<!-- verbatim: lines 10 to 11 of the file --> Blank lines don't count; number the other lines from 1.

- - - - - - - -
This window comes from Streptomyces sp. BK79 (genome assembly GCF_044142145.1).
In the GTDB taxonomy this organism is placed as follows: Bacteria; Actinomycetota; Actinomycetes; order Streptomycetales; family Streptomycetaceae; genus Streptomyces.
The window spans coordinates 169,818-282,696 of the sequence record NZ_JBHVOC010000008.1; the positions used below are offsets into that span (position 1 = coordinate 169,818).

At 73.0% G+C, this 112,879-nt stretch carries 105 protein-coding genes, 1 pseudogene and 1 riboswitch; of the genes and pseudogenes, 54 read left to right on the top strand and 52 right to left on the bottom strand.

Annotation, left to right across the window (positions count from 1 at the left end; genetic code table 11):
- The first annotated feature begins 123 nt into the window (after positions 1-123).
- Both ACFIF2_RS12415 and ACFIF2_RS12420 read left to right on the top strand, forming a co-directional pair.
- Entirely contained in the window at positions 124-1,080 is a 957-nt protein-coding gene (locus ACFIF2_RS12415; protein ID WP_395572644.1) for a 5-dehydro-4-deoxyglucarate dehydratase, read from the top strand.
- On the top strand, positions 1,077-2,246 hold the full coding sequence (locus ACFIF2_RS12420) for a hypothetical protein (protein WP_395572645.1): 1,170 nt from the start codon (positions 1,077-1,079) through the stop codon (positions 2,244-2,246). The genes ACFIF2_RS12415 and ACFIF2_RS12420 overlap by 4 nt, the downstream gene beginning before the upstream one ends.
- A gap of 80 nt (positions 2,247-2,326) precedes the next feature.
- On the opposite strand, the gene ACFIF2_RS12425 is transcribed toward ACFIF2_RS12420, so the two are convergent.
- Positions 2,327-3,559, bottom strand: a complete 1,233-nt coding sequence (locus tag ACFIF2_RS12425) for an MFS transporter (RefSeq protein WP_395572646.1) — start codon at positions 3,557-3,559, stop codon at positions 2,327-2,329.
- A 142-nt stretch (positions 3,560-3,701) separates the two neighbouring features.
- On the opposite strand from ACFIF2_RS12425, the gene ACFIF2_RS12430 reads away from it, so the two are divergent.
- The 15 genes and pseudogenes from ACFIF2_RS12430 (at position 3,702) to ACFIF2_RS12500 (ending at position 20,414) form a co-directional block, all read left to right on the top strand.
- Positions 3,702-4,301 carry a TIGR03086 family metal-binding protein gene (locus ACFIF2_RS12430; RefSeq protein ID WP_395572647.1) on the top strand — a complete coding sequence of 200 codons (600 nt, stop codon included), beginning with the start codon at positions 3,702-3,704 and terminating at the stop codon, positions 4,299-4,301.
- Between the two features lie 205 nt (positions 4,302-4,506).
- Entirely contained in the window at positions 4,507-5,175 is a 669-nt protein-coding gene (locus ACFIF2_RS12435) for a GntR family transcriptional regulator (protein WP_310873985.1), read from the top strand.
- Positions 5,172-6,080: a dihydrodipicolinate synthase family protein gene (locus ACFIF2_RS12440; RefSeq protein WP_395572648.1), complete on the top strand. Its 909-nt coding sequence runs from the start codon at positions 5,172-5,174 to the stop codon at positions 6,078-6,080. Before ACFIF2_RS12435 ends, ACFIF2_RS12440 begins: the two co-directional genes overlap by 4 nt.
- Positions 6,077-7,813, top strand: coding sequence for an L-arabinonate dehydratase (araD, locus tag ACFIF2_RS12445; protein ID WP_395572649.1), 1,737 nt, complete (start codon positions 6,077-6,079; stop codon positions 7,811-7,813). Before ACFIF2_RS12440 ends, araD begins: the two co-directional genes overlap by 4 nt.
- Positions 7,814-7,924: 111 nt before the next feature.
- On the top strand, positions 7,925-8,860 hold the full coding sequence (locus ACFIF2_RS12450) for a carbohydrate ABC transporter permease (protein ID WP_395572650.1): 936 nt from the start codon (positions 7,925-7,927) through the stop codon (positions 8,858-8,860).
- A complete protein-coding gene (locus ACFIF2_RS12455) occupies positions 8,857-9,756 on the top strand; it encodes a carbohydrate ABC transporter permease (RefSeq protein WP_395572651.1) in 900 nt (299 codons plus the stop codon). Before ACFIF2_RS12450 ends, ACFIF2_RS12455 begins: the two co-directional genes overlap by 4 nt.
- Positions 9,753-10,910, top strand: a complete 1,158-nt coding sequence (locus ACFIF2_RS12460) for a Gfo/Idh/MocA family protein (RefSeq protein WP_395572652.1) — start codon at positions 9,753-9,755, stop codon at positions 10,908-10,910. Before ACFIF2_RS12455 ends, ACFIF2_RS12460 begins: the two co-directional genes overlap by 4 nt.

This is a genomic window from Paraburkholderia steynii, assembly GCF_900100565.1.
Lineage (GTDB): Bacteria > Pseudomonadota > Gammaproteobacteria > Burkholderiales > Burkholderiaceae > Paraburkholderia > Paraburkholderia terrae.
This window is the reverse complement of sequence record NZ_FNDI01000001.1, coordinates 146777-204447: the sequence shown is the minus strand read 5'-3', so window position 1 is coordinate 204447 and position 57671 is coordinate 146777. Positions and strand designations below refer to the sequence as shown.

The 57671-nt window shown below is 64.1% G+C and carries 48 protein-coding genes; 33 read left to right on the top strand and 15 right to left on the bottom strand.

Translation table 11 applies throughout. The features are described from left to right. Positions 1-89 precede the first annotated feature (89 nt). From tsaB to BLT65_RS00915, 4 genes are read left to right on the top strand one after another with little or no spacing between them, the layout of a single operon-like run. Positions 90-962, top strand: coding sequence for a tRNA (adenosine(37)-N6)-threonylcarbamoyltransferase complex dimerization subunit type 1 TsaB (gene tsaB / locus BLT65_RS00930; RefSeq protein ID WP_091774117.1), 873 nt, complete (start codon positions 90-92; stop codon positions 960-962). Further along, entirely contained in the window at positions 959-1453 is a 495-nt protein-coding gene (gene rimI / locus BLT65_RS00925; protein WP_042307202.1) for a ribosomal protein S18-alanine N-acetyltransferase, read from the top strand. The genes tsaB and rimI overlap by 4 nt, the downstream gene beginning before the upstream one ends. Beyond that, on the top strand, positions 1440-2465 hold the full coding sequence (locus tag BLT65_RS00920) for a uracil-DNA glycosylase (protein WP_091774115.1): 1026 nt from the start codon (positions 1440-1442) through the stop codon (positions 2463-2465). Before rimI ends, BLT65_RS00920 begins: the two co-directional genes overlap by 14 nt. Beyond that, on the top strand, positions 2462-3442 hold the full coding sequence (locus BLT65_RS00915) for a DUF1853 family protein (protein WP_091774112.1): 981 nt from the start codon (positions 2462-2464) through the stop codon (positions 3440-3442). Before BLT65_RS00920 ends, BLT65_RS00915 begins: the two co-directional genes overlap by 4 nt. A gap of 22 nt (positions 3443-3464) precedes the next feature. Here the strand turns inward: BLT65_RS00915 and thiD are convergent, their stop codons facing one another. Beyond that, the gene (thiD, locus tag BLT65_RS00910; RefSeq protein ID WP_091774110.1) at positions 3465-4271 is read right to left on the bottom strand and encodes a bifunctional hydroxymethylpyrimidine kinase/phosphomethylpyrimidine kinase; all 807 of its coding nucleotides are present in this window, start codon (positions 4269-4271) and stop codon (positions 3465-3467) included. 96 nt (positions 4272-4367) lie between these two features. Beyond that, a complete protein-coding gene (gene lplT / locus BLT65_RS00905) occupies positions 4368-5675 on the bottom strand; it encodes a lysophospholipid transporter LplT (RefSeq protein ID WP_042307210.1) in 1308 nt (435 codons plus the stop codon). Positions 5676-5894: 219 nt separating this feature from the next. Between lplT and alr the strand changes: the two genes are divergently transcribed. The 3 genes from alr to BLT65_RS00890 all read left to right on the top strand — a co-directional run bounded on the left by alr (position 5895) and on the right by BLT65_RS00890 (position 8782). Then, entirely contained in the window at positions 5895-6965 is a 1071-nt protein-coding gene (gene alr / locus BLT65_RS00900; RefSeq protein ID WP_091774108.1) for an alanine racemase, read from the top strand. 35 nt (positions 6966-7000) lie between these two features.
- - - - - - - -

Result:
- A gap of 80 nt (positions 2,247-2,326) precedes the next feature.
- On the opposite strand, the gene ACFIF2_RS12425 is transcribed toward ACFIF2_RS12420, so the two are convergent.